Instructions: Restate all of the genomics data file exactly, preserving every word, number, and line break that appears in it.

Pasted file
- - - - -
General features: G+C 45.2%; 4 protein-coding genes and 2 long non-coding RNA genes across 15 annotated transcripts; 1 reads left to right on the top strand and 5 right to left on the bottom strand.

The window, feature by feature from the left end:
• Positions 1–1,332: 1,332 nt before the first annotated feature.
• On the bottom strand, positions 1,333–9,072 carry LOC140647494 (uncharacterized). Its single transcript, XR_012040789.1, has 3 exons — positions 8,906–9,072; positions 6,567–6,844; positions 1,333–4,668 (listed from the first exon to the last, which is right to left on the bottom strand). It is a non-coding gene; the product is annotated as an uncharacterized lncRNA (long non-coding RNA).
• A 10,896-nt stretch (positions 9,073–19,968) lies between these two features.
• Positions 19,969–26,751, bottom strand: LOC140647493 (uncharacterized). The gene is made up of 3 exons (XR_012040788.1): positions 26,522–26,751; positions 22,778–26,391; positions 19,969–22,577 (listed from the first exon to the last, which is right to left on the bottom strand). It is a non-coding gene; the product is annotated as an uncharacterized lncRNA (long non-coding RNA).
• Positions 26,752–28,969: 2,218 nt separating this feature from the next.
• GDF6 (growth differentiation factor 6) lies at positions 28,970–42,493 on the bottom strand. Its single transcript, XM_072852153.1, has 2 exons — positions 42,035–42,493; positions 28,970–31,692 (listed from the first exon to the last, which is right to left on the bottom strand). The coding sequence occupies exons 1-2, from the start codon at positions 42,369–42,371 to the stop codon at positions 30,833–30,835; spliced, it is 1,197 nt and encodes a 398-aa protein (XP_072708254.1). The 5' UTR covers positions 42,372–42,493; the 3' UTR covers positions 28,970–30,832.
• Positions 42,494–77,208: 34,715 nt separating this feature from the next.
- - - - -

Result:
General features: G+C 45.2%; 4 protein-coding genes and 2 long non-coding RNA genes across 15 annotated transcripts; 1 reads left to right on the top strand and 5 right to left on the bottom strand.

The window, feature by feature from the left end:
• Positions 1–1,332: 1,332 nt before the first annotated feature.
• On the bottom strand, positions 1,333–9,072 carry LOC140647494 (uncharacterized). Its single transcript, XR_012040789.1, has 3 exons — positions 8,906–9,072; positions 6,567–6,844; positions 1,333–4,668 (listed from the first exon to the last, which is right to left on the bottom strand). It is a non-coding gene; the product is annotated as an uncharacterized lncRNA (long non-coding RNA).
• A 10,896-nt stretch (positions 9,073–19,968) lies between these two features.
• Positions 19,969–26,751, bottom strand: LOC140647493 (uncharacterized). The gene is made up of 3 exons (XR_012040788.1): positions 26,522–26,751; positions 22,778–26,391; positions 19,969–22,577 (listed from the first exon to the last, which is right to left on the bottom strand). It is a non-coding gene; the product is annotated as an uncharacterized lncRNA (long non-coding RNA).
• Positions 26,752–28,969: 2,218 nt separating this feature from the next.
• GDF6 (growth differentiation factor 6) lies at positions 28,970–42,493 on the bottom strand. Its single transcript, XM_072852153.1, has 2 exons — positions 42,035–42,493; positions 28,970–31,692 (listed from the first exon to the last, which is right to left on the bottom strand). The coding sequence occupies exons 1-2, from the start codon at positions 42,369–42,371 to the stop codon at positions 30,833–30,835; spliced, it is 1,197 nt and encodes a 398-aa protein (XP_072708254.1). The 5' UTR covers positions 42,372–42,493; the 3' UTR covers positions 28,970–30,832.
• Positions 42,494–77,208: 34,715 nt separating this feature from the next.